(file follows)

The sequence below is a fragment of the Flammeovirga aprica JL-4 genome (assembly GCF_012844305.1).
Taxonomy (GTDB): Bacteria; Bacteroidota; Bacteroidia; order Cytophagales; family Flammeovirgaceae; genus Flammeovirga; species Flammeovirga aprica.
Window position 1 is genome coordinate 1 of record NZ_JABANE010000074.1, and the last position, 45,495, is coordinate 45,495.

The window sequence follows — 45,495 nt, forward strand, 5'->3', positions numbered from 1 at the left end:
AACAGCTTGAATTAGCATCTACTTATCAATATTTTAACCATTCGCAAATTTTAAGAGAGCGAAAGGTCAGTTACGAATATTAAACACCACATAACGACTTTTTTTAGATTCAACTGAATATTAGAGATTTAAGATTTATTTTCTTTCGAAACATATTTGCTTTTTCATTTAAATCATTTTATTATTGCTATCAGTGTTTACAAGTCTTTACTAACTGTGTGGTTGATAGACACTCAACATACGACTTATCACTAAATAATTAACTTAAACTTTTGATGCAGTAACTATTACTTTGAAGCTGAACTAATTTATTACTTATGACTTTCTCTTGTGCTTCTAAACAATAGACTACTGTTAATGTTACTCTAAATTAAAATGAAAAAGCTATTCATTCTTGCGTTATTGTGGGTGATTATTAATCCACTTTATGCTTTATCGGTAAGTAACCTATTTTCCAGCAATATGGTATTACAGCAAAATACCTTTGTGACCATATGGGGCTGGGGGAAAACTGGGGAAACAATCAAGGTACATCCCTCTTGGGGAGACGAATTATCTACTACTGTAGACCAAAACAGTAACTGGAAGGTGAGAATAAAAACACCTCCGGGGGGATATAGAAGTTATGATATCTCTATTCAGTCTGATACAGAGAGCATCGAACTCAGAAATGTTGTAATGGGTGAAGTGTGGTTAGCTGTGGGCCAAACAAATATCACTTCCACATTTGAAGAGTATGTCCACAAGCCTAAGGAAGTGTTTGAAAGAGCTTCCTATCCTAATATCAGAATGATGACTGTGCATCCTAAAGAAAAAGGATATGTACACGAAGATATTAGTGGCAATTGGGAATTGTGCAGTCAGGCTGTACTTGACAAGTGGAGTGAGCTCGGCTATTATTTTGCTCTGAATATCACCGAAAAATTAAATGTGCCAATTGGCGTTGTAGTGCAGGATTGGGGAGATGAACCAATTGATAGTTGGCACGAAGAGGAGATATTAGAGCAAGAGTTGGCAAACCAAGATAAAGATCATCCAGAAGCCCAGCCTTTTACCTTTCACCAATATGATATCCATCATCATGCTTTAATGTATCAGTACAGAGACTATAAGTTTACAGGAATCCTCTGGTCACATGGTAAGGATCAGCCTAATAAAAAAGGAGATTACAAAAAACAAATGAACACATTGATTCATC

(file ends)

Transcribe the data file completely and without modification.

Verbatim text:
The sequence below is a fragment of the Flammeovirga aprica JL-4 genome (assembly GCF_012844305.1).
Taxonomy (GTDB): Bacteria; Bacteroidota; Bacteroidia; order Cytophagales; family Flammeovirgaceae; genus Flammeovirga; species Flammeovirga aprica.
Window position 1 is genome coordinate 1 of record NZ_JABANE010000074.1, and the last position, 45,495, is coordinate 45,495.

The window sequence follows — 45,495 nt, forward strand, 5'->3', positions numbered from 1 at the left end:
AACAGCTTGAATTAGCATCTACTTATCAATATTTTAACCATTCGCAAATTTTAAGAGAGCGAAAGGTCAGTTACGAATATTAAACACCACATAACGACTTTTTTTAGATTCAACTGAATATTAGAGATTTAAGATTTATTTTCTTTCGAAACATATTTGCTTTTTCATTTAAATCATTTTATTATTGCTATCAGTGTTTACAAGTCTTTACTAACTGTGTGGTTGATAGACACTCAACATACGACTTATCACTAAATAATTAACTTAAACTTTTGATGCAGTAACTATTACTTTGAAGCTGAACTAATTTATTACTTATGACTTTCTCTTGTGCTTCTAAACAATAGACTACTGTTAATGTTACTCTAAATTAAAATGAAAAAGCTATTCATTCTTGCGTTATTGTGGGTGATTATTAATCCACTTTATGCTTTATCGGTAAGTAACCTATTTTCCAGCAATATGGTATTACAGCAAAATACCTTTGTGACCATATGGGGCTGGGGGAAAACTGGGGAAACAATCAAGGTACATCCCTCTTGGGGAGACGAATTATCTACTACTGTAGACCAAAACAGTAACTGGAAGGTGAGAATAAAAACACCTCCGGGGGGATATAGAAGTTATGATATCTCTATTCAGTCTGATACAGAGAGCATCGAACTCAGAAATGTTGTAATGGGTGAAGTGTGGTTAGCTGTGGGCCAAACAAATATCACTTCCACATTTGAAGAGTATGTCCACAAGCCTAAGGAAGTGTTTGAAAGAGCTTCCTATCCTAATATCAGAATGATGACTGTGCATCCTAAAGAAAAAGGATATGTACACGAAGATATTAGTGGCAATTGGGAATTGTGCAGTCAGGCTGTACTTGACAAGTGGAGTGAGCTCGGCTATTATTTTGCTCTGAATATCACCGAAAAATTAAATGTGCCAATTGGCGTTGTAGTGCAGGATTGGGGAGATGAACCAATTGATAGTTGGCACGAAGAGGAGATATTAGAGCAAGAGTTGGCAAACCAAGATAAAGATCATCCAGAAGCCCAGCCTTTTACCTTTCACCAATATGATATCCATCATCATGCTTTAATGTATCAGTACAGAGACTATAAGTTTACAGGAATCCTCTGGTCACATGGTAAGGATCAGCCTAATAAAAAAGGAGATTACAAAAAACAAATGAACACATTGATTCATC